Venice's smaller bridges
Page 6 of 9
Most of the 400 or so bridges in Venice are local or neighborhood bridges across smaller canals called rii. You'll see their names carved into stone plaques mounted on neighboring palazzi and other buildings.
BELOW: Brick is the most common building material in Venice, and you'll see it on many of the city's bridges (nearly always with stone railings).
BELOW: Steps on brick or stone bridges are made of a rough paving stone or, in some cases, asphalt. Their edges are outlined in Istrian stone (a water-resistant white marble), which is also used in building foundations or to mark the edges of pavements alongside canals.
BELOW: Some bridges in Venice are made of steel, and others have wrought-iron railings instead of masonry parapets.
BELOW: Wooden bridges are less common than brick or stone bridges, but you'll find them all over the city. If you're prone to falls, be careful on their open treads: The steps often have metal edging that can stick up, credating a tripping hazard.
Model credit: Maggie the Bearded Collie of Maggieinvenice.com.
BELOW: In this photo, you can see a traditional stone bridge in the foreground and (on the other side of the Grand Canal) the entrance to theor .
BELOW: A handful of bridges in the city have been equipped with wedges that make it easier to haul shopping carts and strollers up and down the steps. This bridge is in Cannaregio, near a large Conad City supermarket.
BELOW: Venice's delivery men (we haven't seen any delivery women) wrestle their carts up and down bridges, often calling out warnings to pedestrians as they battle their way through crowded streets.
Spazzini or sanitation workers (lower photo) also confront Venice's bridges as they make their rounds.
BELOW: Gondoliers pose with a young visitor on a Venetian bridge.
BELOW: "I'm Just Sitting on a Bridge" might be Venice's answer to a Rolling Stones hit with a similar name. However, it's considered bad form, and many Venetians are justifably annoyed when tourists, students, local youth, and thoughtless Dachshunds block foot traffic by perching their bottoms on ponti.
BELOW: Rules or no rules, dog-loving Venetians probably didn't mind when this man let his best friend take a break on a bridge in hot summer weather.
BELOW: Cameras and bridges are an irresistible combination.
BELOW: Bridges can be slippery during Venice's infrequent winter snowstorms, but munipical workers are quick to scatter salt when bridges and pavements get icy.
BELOW: Not all bridges are on public thoroughfares. A handful of buildings are reached by private bridges.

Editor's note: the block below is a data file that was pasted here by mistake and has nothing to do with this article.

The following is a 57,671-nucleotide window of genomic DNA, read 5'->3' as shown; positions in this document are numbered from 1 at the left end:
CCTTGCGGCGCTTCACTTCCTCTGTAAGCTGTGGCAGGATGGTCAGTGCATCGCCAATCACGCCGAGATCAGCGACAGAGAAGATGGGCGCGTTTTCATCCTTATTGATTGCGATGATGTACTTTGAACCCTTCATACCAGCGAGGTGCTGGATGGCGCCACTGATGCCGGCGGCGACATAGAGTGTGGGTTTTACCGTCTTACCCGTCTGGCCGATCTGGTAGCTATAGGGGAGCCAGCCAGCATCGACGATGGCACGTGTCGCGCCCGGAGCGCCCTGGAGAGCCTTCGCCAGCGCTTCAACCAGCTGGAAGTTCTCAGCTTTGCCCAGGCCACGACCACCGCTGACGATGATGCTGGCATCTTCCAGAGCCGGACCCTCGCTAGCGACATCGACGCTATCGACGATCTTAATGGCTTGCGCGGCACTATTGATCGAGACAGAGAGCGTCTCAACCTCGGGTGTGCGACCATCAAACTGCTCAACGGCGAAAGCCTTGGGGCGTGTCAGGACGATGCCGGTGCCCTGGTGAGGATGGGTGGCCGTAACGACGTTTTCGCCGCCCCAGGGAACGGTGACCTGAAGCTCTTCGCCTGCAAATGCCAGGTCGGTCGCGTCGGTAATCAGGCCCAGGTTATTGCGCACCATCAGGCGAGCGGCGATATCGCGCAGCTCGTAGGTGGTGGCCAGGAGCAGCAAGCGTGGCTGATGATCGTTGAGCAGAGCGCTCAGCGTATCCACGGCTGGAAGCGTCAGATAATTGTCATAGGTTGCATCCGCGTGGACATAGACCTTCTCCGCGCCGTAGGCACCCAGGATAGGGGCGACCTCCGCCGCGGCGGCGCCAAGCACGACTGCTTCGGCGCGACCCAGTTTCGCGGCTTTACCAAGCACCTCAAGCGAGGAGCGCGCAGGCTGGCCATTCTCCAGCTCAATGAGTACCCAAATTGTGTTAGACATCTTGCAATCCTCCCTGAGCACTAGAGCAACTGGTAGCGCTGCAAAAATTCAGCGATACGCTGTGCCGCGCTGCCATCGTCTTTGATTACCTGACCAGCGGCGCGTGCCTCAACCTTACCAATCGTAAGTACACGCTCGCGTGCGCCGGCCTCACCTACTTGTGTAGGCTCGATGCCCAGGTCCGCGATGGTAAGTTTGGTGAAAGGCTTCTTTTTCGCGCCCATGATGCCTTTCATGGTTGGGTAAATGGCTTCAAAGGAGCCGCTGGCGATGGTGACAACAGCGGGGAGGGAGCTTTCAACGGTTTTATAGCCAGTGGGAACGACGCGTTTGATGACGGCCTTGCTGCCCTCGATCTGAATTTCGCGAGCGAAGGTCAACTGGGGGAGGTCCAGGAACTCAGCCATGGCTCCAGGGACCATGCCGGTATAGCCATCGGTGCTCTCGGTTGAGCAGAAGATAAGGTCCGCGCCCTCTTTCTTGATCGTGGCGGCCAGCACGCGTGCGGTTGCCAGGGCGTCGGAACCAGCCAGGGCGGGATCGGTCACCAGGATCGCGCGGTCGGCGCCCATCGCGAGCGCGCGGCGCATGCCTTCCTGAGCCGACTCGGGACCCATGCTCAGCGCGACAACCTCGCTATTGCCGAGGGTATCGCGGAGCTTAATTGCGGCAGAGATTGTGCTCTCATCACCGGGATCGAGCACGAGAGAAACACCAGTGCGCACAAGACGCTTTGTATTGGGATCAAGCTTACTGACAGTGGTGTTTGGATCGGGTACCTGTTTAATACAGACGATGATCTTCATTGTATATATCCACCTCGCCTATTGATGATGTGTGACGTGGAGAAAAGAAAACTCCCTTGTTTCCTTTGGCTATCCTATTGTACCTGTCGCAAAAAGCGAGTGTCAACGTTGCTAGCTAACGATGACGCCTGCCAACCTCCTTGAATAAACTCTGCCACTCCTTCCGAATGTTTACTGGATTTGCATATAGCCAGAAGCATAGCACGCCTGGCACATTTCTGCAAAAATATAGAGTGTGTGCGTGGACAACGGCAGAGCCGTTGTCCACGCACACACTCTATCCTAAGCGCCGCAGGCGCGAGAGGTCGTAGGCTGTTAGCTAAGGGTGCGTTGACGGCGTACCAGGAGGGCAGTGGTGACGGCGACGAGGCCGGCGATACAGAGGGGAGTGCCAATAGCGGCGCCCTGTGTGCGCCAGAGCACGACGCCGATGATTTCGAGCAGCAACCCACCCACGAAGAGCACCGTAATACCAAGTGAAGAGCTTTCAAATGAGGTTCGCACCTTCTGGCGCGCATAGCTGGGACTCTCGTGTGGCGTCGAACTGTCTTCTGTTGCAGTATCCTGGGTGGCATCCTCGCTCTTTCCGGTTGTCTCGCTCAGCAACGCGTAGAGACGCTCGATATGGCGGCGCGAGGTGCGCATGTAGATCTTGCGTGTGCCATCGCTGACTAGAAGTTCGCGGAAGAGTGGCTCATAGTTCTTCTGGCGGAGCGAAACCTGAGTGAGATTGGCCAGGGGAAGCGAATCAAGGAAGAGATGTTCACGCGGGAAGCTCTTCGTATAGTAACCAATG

BELOW: An old private bridge in Cannaregio shows what Venice's bridges looked like before parapets and railings were added in the last 200 years or so.
BELOW: A bride and groom pose for wedding photos on a bridge in the Venetian Ghetto.
BELOW: Theor Ponte dei Sospiri is one of Venice's most famous attractions. It was built in 1600 to connect the Doge's Palace (Venice's seat of government) with the neighboring prison.
These tourists are contemplating the bridge from the Piazza San Marco.on Venice's waterfront near the
BELOW: Tourists photograph flowers on a stone bridge with a railing of ornamental iron.
BELOW: A man communes with his dog on a bridge near the, the largest park in central Venice.
BELOW: Venice may be old, but it isn't frozen in time. This tubular steel bridge, which was added only a few years ago, connects Venezia Santa Lucia Railroad Station with the Cannaregio campus of .
The bridge is used mostly by students who are commuting to classes from the mainland, but anyone can walk across it. You'll find the bridge at the end of Platform 1 in the railroad station.
BELOW: Another modern bridge is the Calle Giazzo cantilevered steel walkway on the north side of Arsenale, Venice's historic shipyard. It faces the Venetian Lagoon and leads to a quiet, isolated corner of Venice that few tourists ever see.
BELOW: Love locks, the scourge of public-works departments around the world, show up occasionally on Venice's bridges.
Next page: Ponte della Libertà, pontoon bridges
Europe for Visitors (including
Venice for Visitors) with Cheryl
Imboden in 2001.
| About our site |
| Press clippings |
| Testimonials |
Copyright © 1996-2023 Durant and Cheryl Imboden. All rights reserved.